Organization of Latino Americans of Eastern Long Island’s Important Work During the Pandemic

By: Benjamin Karlin
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Throughout the United States, minorities have been hit the hardest by the pandemic. According to the Centers for Disease Control and Prevention (CDC), only nine percent of Hispanics and eight percent of Black people received their first dose of a COVID-19 vaccine. Meanwhile, 66% of white people have received their first shot. One of the reasons for the lower rates is because these families are less likely to have reliable internet access to book vaccine appointments online. Other factors include less flexible work and family schedules and issues finding transportation to the vaccine sites.

The Organization of Latino Americans of Eastern Long Island (OLA) has been assisting minority families in need since the beginning of the pandemic. On February 19, OLA organized a pop-up vaccine clinic at The Most Holy Trinity Catholic Church in East Hampton. This pop-up site prioritized vaccinating minority residents. The state provided OLA with 250 vaccines. 90% of the people vaccinated at the pop-up were minority. 

“Reaching equity takes action,” said Minerva Perez, who has served as the Executive Director of OLA of Eastern Long Island since 2016. “It is not a theoretical exercise. You have to do things.”

OLA is currently working with the Town of East Hampton at their mass vaccine site at the former Child Development Center of the Hamptons building on Stephen Hands Path to make sure minorities are properly represented in the vaccine rollout. OLA is in talks with transportation resources to make sure commuting is not a problem for anyone.

Last spring, many families received necessary food through an OLA-organized food delivery network. The sudden closure of schools, churches, nonprofits and other community resources left many families unable to secure food. OLA fielded calls across Long Island from elderly people that lived alone, single mothers, families that lacked transportation and people in quarantine. OLA created a system that connected families in need with volunteers that could quickly deliver food to them.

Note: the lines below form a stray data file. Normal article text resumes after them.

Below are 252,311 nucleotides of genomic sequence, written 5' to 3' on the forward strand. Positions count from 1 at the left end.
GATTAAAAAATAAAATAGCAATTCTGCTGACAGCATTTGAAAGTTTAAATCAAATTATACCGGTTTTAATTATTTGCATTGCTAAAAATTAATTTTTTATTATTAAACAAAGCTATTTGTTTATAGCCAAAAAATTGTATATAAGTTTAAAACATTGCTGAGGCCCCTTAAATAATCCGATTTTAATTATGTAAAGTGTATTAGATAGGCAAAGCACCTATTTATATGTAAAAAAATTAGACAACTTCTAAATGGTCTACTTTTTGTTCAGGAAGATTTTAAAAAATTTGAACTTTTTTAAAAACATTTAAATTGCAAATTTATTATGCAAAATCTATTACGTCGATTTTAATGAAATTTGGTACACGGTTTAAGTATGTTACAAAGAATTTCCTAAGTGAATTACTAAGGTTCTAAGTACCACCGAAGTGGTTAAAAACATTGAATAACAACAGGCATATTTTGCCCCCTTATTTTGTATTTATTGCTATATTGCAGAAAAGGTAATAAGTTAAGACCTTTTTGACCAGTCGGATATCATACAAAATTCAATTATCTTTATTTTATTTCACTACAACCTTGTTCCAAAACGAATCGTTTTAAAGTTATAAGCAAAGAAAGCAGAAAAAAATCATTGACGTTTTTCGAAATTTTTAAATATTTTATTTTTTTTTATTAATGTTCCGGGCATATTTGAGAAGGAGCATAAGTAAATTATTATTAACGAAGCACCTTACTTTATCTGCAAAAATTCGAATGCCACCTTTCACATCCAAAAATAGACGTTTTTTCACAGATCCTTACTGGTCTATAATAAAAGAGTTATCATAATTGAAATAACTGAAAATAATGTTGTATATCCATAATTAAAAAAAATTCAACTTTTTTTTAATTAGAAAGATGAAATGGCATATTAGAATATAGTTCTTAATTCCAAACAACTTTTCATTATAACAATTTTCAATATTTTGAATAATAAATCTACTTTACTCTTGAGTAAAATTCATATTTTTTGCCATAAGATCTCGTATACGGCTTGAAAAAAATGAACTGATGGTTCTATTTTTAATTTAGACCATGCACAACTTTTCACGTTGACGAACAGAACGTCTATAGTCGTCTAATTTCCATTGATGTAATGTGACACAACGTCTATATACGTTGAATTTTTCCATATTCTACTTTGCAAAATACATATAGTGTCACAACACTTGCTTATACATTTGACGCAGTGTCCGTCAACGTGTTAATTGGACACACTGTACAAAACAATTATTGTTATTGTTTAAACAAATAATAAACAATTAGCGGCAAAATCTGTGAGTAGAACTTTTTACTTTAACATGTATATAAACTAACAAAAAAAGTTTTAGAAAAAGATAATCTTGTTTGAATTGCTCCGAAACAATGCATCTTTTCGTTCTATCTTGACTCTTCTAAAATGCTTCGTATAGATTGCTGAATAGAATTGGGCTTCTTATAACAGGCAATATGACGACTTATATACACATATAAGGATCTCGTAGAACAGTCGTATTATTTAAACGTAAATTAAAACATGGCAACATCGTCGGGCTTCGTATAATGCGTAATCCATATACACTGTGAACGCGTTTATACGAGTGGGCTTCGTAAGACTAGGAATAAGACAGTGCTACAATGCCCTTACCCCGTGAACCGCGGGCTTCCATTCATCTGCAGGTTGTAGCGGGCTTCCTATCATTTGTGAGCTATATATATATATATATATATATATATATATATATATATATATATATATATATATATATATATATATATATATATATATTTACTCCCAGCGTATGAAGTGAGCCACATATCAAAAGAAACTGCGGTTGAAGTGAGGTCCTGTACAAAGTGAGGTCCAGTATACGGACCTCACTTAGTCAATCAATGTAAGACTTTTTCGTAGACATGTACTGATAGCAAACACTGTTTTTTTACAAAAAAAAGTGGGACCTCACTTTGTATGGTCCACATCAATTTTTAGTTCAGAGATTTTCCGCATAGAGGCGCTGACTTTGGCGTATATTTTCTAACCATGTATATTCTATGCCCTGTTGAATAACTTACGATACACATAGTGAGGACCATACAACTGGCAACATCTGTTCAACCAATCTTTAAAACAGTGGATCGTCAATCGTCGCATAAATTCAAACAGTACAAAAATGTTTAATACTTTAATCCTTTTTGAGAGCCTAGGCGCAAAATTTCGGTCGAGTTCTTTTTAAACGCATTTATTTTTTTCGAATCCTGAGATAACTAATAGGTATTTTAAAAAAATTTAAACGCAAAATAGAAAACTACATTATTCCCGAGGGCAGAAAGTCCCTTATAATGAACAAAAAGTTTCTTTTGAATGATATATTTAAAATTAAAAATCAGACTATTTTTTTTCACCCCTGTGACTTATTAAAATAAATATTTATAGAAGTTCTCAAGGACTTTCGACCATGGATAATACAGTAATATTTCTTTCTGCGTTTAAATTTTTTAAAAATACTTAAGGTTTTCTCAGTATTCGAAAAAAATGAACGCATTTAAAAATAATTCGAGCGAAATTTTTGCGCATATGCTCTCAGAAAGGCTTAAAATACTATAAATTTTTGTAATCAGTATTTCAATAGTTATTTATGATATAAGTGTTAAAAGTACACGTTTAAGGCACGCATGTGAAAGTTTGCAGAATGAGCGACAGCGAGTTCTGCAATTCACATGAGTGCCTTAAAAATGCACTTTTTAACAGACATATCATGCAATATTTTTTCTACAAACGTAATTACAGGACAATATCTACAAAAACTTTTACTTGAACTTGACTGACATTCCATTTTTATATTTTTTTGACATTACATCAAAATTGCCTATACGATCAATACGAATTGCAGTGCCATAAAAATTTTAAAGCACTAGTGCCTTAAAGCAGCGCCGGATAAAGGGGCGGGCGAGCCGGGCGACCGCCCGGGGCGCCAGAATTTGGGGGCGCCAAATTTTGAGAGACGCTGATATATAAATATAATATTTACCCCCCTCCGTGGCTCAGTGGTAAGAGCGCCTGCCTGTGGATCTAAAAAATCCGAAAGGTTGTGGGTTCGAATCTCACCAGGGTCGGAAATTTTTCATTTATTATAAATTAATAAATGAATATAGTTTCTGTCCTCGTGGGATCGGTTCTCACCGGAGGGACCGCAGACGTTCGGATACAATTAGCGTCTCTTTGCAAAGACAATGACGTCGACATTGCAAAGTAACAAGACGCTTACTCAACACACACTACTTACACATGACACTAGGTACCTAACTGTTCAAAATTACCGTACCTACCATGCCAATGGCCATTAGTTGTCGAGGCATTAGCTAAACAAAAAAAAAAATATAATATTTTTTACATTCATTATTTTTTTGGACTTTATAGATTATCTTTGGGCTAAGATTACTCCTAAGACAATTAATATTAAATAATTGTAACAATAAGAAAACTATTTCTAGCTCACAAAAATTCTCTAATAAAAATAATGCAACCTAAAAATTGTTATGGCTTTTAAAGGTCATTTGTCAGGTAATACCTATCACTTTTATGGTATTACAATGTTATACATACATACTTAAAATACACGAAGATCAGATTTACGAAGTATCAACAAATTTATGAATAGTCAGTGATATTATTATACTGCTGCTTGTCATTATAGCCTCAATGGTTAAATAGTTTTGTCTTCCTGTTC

“We created this system, and then received more and more calls,” said Perez. “The volunteers trusted us, and we trusted them. They didn’t even know who we were but we asked them to buy food for these people, give us the receipts, and we would give them a check within a week. We are continuing to develop these relationships.”

📸: Sag Harbor Express

OLA has since worked with Suffolk County governments to make the network even stronger. 

“Right now, if you call 311 and say you are hungry and homebound and have no access to food, you should be able to get a delivery of food to your door in 24-30 hours,” said Perez. 

Nine out of the 10 townships participating in this program have also agreed to a memorandum of understanding to adhere to the confidentiality of the callers. Last spring, 100 families received food from OLA’s volunteers on a weekly basis. This spring, as more people have returned to work, the program serves around 60 families.

In addition to feeding hundreds of families on the island, OLA donated $1.7 million worth in Chromebooks to help families transition to online learning. Students from Springs, Southampton, Southold, Bridgehampton, Riverhead and even as far as Rocky Point received them. OLA also paid for Wi-Fi hotspots as well. 

Recently, the group was approved to provide Project Hope, a Federal Emergency Management Agency funded mental health program, to Long Island. 16 crisis managers are on call to provide anyone in need with free and confidential counseling. The managers represent many of the  different ethnicities on Long Island, such as Shinnecock Native American, African-American, Hispanic and white. Some of the concerns expressed by Project Hope callers are “access to food, clothes, health services, transportation and financial resources,” according to Project Hope Coordinator, Andres Espinosa. 

📸: Courtesy of Minerva Perez

“Feelings of loneliness and isolation, which produces stress and anxiety are also common problems,” said Espinosa. 

Although the project is supposed to end in mid-June, Perez hopes that it will last a few months longer. If they are unable to continue their partnership with New York State, OLA plans to work locally to provide assistance. 

“I will stand up every day and say it is important to create equity,” said Perez. “Some people may not understand systemic inequalities in our country, but they should go back and read history. Sometimes this is what we have to do.”

Benjamin Karlin

Benjamin Karlin

Ben Karlin is a reporter intern at Shades of Long Island. He graduated from George Washington University in 2020, majoring in Political Science and minoring in History and Film. Ben is a Long Island native and enjoys writing about politics, film, and sports.

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